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Requirements Models: Decision Trees and Decision Tables, a Choose Your Own Adventure™ Blog! Part 2 of 2

Welcome back!
If you chose to read about Decision Tables in Part 1, go to paragraph 2 below.
If you are continuing your journey from Decision Trees, go to paragraph 3 below.

2. Ah, you chose Decision Tables, a more compact method to view all of the available decisions at once. I created the Decision Table after the Decision Tree was completed. Strictly speaking, since all of the decisions in the book are ordered (in that you have to make the first decision before you can move on) a Decision Table shouldn’t be very useful for this book.

However, I found it extremely interesting to see all of the decisions and possibilities lined up in a tabular format. For one thing, the Decision Table showed me right away that, though there only 32 different endings, there were 44 ways to get to one. The full Decision Table is shown below; for readability, I separated the table into two (please click on each Decision Table to see the full size version.)

Part 1:

Part 2:

This decision table reveals several interesting things (interesting to me, at least.)

Of the 32 different endings, 14 had the character back home with his parents, 7 had the character stuck in a parallel world in a negative way, 6 had him stuck in a parallel world in a positive way, and 5 had him dying in another world. These were statistics that would have been difficult to determine from the Decision Tree but easy from the Decision Table.

For the total possible 44 ways to get to an ending, for the respective categories above, the numbers were 17, 11, 10, and 6.

With the table, it was also easier to choose an ending (say stuck in a parallel world in a positive way), choose a column and have all the decisions I would need to make to get there, starting with the first decision at the top. Additionally, by counting the number of decisions in a column, I could choose the longest or shortest path to get me to my desired outcome.

However, the Decision Table, by itself, is harder to read and follow than the Decision Tree; ensuring completion was more difficult since there are so many exclusionary decisions. If the reader made every decision, however, ensuring completeness would be easier with the Decision Table; you would need 2^n columns where n is the number of decisions.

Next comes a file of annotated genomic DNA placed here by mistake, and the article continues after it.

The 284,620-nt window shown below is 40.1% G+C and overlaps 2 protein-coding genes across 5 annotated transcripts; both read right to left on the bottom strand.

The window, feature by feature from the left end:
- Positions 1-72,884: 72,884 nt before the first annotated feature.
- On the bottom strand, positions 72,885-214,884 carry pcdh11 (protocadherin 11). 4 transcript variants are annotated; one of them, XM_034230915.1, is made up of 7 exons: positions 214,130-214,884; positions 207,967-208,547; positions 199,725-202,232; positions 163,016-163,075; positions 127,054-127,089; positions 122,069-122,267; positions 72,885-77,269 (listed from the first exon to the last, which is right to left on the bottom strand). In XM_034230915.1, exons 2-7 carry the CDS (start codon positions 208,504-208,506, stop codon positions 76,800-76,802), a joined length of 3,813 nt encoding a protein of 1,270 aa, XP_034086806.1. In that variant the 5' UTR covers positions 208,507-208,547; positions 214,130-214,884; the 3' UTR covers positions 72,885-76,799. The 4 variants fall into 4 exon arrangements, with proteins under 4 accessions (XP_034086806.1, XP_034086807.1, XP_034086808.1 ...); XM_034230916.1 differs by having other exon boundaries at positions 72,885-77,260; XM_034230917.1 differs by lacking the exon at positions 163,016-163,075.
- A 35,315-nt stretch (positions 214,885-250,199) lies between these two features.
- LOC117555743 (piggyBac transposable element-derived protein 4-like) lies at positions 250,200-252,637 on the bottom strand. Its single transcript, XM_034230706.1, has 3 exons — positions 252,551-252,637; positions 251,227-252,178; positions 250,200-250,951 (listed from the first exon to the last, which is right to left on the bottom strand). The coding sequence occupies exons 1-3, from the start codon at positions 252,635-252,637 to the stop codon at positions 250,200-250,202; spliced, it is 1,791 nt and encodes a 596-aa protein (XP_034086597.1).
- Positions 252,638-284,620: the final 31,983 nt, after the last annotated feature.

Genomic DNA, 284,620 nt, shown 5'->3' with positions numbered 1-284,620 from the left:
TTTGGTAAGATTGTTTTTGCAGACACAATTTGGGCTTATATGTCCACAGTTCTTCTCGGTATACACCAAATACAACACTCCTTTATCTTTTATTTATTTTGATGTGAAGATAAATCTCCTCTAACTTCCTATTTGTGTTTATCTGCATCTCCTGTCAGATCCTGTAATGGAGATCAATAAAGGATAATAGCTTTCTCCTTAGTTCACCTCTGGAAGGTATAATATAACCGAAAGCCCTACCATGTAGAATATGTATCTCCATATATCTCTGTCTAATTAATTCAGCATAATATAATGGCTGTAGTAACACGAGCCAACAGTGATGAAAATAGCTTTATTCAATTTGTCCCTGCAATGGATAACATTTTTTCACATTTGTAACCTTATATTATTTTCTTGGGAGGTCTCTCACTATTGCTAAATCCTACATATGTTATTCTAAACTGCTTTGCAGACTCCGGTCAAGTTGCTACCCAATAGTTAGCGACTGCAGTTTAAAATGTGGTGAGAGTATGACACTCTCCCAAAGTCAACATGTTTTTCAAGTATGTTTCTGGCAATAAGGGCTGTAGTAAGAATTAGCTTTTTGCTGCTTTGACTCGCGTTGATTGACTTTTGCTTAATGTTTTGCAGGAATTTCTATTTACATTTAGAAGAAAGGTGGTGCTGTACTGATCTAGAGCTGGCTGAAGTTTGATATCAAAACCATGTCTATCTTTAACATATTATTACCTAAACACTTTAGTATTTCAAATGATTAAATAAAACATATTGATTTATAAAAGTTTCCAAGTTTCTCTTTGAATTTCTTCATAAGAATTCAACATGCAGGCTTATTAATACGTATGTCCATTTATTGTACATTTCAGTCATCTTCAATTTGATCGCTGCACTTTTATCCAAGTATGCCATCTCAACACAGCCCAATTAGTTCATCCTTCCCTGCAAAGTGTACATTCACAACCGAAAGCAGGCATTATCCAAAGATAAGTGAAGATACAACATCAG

Some of the major advantages and disadvantages of Decision Tables are listed below.


  • Statistics: For counting the number of different endings, to determining what endings were more likely, the Decision Table makes this easy since Microsoft Excel will do most of the calculations for you.
  • Backwards traceability: The Decision Table presents the decisions in such a way that choosing an ending and finding what decisions need to be made is easy.
  • Ensuring completion: Generally speaking, Decision Tables are better than Decision Trees at ensuring completion and that you have analyzed every possible combination of decisions. However, in this case, because there were so many decisions that only applied if other decisions were made, the only way to ensure completeness of this Decision Table is to compare it to the Decision Tree.
  • Size and Aesthetics: Because every possible series of decisions and outcomes is a column, the Decision Table becomes too wide to be easily inserted into Microsoft Word or Powerpoint documents. Also, with everything in tabular form, the Decision Table looks very dense and is more difficult to digest.
Continue on to paragraph 3.

3.  So, this series of blog posts weren’t’t very much of a “Choose Your Own Adventure™,” with just one decision to be made, but I think “The Antimatter Formula” by Jay Leibold showed some of the advantages and disadvantages of Decision Trees and Decision Tables quite well.

For this example, a Decision Tree is probably best, since it is easier to read and follow. However, if you wanted to run some statistical analysis of the various endings, a Decision Table is incredibly useful.

In the end, I’ve found that using Decision Tree and Decision Tables in tandem, where possible, leads to the best results in both readability and completeness. Doing this experiment also made me wonder if Decision Trees and Decision Tables, or something like them, weren’t used by the authors when creating the story…

For more information, please read our other blog posts about Decision Trees and related visual models!

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